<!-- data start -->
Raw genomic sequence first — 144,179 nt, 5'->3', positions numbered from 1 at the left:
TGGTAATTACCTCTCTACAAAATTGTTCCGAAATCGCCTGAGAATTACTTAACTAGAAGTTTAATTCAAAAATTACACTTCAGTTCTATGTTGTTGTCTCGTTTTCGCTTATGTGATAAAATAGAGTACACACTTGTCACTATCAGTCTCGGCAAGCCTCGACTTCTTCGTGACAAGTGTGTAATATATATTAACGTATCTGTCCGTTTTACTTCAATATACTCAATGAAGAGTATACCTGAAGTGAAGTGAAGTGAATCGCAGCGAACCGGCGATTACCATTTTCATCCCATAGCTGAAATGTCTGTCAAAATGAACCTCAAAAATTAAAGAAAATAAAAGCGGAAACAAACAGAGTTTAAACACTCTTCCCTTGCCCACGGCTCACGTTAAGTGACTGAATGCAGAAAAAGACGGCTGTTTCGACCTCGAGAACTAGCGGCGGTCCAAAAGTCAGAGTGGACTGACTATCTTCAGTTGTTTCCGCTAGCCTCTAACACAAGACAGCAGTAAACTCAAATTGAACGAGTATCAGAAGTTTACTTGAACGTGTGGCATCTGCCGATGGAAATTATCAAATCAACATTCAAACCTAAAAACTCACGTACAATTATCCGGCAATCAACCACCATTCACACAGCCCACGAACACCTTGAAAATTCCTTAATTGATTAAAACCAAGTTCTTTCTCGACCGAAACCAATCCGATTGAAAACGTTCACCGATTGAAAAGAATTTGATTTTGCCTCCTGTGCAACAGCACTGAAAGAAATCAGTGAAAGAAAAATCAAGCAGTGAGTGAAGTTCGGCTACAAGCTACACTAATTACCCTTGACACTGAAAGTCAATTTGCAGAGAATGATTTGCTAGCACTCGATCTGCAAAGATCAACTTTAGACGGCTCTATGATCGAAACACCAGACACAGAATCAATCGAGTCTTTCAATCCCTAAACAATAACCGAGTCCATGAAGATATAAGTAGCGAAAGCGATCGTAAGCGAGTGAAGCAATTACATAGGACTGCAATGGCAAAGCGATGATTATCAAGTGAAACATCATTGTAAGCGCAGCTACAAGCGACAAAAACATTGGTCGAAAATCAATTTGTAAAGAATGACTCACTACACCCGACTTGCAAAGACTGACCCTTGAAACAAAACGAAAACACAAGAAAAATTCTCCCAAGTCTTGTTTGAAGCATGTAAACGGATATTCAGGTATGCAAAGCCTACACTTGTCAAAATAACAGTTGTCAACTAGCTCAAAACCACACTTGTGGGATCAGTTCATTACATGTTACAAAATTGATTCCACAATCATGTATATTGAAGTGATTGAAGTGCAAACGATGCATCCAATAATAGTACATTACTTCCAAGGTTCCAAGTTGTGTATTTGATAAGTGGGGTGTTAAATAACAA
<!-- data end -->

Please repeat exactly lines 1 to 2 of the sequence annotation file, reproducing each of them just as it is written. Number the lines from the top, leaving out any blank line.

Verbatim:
Raw genomic sequence first — 144,179 nt, 5'->3', positions numbered from 1 at the left:
TGGTAATTACCTCTCTACAAAATTGTTCCGAAATCGCCTGAGAATTACTTAACTAGAAGTTTAATTCAAAAATTACACTTCAGTTCTATGTTGTTGTCTCGTTTTCGCTTATGTGATAAAATAGAGTACACACTTGTCACTATCAGTCTCGGCAAGCCTCGACTTCTTCGTGACAAGTGTGTAATATATATTAACGTATCTGTCCGTTTTACTTCAATATACTCAATGAAGAGTATACCTGAAGTGAAGTGAAGTGAATCGCAGCGAACCGGCGATTACCATTTTCATCCCATAGCTGAAATGTCTGTCAAAATGAACCTCAAAAATTAAAGAAAATAAAAGCGGAAACAAACAGAGTTTAAACACTCTTCCCTTGCCCACGGCTCACGTTAAGTGACTGAATGCAGAAAAAGACGGCTGTTTCGACCTCGAGAACTAGCGGCGGTCCAAAAGTCAGAGTGGACTGACTATCTTCAGTTGTTTCCGCTAGCCTCTAACACAAGACAGCAGTAAACTCAAATTGAACGAGTATCAGAAGTTTACTTGAACGTGTGGCATCTGCCGATGGAAATTATCAAATCAACATTCAAACCTAAAAACTCACGTACAATTATCCGGCAATCAACCACCATTCACACAGCCCACGAACACCTTGAAAATTCCTTAATTGATTAAAACCAAGTTCTTTCTCGACCGAAACCAATCCGATTGAAAACGTTCACCGATTGAAAAGAATTTGATTTTGCCTCCTGTGCAACAGCACTGAAAGAAATCAGTGAAAGAAAAATCAAGCAGTGAGTGAAGTTCGGCTACAAGCTACACTAATTACCCTTGACACTGAAAGTCAATTTGCAGAGAATGATTTGCTAGCACTCGATCTGCAAAGATCAACTTTAGACGGCTCTATGATCGAAACACCAGACACAGAATCAATCGAGTCTTTCAATCCCTAAACAATAACCGAGTCCATGAAGATATAAGTAGCGAAAGCGATCGTAAGCGAGTGAAGCAATTACATAGGACTGCAATGGCAAAGCGATGATTATCAAGTGAAACATCATTGTAAGCGCAGCTACAAGCGACAAAAACATTGGTCGAAAATCAATTTGTAAAGAATGACTCACTACACCCGACTTGCAAAGACTGACCCTTGAAACAAAACGAAAACACAAGAAAAATTCTCCCAAGTCTTGTTTGAAGCATGTAAACGGATATTCAGGTATGCAAAGCCTACACTTGTCAAAATAACAGTTGTCAACTAGCTCAAAACCACACTTGTGGGATCAGTTCATTACATGTTACAAAATTGATTCCACAATCATGTATATTGAAGTGATTGAAGTGCAAACGATGCATCCAATAATAGTACATTACTTCCAAGGTTCCAAGTTGTGTATTTGATAAGTGGGGTGTTAAATAACAA